NY setting precedent for cyber regulations in financial industry.
Information-Management.com reports the state of New York is taking the lead in developing serious cybersecurity regulations, with the financial industry its first target
Effective March 1, the New York State Department of Financial Services (DFS) will require banks, insurance companies, and other DFS-regulated entities to establish a cybersecurity program that's designed to protect consumers and ensure the safety of the state's financial services industry.
The regulations will require the affected institutions to have a valid cybersecurity program in place that describes what information the organization has, who has access to it, and what is necessary to control and secure that data and its systems.
More specifically, the program must assess internal and external risks; use defensive policies to prevent unauthorized access and use; and detect, respond, recover, and report on any events. It also defines requirements for multi-factor authentication, data retention, encryption, and training and incident response.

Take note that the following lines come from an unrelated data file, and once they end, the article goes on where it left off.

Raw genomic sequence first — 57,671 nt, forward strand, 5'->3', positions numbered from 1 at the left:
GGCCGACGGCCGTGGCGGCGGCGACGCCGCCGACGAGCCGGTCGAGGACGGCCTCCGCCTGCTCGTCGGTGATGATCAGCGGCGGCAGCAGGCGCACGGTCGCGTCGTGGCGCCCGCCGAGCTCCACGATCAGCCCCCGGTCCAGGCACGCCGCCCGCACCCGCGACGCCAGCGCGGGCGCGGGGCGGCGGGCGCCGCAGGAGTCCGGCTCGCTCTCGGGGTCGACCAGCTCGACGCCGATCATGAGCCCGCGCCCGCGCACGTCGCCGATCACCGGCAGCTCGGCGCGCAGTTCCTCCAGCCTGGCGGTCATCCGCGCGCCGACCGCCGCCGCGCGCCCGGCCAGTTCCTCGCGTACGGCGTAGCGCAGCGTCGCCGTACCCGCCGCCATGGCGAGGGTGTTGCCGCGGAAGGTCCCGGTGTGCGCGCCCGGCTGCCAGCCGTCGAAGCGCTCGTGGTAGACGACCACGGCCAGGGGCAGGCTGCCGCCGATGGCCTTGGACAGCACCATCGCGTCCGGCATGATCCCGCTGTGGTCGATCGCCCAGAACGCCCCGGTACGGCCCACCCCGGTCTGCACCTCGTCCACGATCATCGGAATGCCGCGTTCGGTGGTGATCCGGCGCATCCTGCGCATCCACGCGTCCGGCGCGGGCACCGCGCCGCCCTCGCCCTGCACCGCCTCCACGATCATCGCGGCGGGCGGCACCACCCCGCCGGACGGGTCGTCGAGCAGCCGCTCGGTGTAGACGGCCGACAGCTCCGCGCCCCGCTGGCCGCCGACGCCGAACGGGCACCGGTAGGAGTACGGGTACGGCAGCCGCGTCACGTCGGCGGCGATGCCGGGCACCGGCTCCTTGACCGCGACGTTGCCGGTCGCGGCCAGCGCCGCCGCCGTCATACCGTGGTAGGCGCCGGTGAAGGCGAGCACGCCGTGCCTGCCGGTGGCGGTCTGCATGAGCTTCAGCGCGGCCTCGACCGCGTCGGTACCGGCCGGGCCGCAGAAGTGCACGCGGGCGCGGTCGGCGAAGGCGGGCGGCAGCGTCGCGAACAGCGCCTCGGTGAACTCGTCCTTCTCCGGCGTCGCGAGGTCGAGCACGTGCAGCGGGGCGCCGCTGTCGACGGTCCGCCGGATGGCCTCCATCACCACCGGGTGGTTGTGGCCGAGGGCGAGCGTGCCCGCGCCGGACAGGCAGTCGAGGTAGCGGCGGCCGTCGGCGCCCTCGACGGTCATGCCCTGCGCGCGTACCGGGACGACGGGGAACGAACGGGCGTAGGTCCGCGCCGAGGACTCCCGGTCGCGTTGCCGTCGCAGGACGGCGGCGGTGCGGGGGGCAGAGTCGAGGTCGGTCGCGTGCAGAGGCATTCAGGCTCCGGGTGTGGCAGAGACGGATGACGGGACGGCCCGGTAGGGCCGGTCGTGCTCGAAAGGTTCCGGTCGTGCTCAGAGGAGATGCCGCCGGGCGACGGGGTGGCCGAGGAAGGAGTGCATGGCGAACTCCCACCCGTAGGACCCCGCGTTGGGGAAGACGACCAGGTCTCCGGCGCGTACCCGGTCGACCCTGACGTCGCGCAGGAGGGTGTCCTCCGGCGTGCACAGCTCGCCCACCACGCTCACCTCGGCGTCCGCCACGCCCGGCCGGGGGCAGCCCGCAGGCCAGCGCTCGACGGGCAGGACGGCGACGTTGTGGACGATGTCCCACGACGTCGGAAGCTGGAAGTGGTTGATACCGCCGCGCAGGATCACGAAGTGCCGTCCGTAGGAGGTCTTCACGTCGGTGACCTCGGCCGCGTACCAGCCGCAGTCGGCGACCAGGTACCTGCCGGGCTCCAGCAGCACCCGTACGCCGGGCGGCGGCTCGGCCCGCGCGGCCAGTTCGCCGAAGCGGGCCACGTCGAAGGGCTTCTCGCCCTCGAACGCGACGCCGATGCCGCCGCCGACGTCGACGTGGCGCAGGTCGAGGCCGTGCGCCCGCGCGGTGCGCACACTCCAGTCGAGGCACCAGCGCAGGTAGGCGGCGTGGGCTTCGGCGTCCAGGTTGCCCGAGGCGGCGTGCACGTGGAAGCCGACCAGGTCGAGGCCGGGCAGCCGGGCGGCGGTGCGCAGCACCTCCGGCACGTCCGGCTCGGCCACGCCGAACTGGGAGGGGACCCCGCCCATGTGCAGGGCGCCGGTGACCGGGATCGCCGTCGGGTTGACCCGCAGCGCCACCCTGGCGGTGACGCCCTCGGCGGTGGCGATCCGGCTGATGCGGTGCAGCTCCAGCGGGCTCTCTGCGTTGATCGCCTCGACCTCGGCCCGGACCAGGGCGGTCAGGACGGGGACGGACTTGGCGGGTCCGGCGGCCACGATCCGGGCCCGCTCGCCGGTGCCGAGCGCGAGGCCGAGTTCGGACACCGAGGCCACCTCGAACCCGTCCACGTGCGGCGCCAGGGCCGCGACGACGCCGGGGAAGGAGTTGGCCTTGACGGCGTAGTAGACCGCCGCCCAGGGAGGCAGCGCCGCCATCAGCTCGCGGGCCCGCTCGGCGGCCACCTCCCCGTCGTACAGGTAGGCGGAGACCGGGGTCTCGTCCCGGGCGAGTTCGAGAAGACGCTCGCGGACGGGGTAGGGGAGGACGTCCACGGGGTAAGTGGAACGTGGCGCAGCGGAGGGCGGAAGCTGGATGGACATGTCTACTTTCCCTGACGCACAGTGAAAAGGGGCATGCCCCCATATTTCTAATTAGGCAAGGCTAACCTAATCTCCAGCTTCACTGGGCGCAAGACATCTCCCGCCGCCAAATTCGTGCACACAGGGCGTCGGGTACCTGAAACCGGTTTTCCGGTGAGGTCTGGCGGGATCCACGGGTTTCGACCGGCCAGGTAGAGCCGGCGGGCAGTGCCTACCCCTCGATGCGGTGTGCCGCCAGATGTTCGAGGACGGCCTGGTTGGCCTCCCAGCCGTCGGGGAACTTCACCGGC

The DFS is calling for a chief information security officer (CISO) to be responsible for implementing the program and reporting to the governing board its progress and any cyber events that have occurred. The CISO must also ensure that third-party providers have equal controls and practices to ensure protection.
Bill Noonan, who wrote the article, believes these regulations are the first of many that will come to the individual states--regulations that will eventually reach beyond the financial industry.
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|Publication:||Information Management Journal|
|Article Type:||Brief article|
|Date:||Mar 1, 2017|
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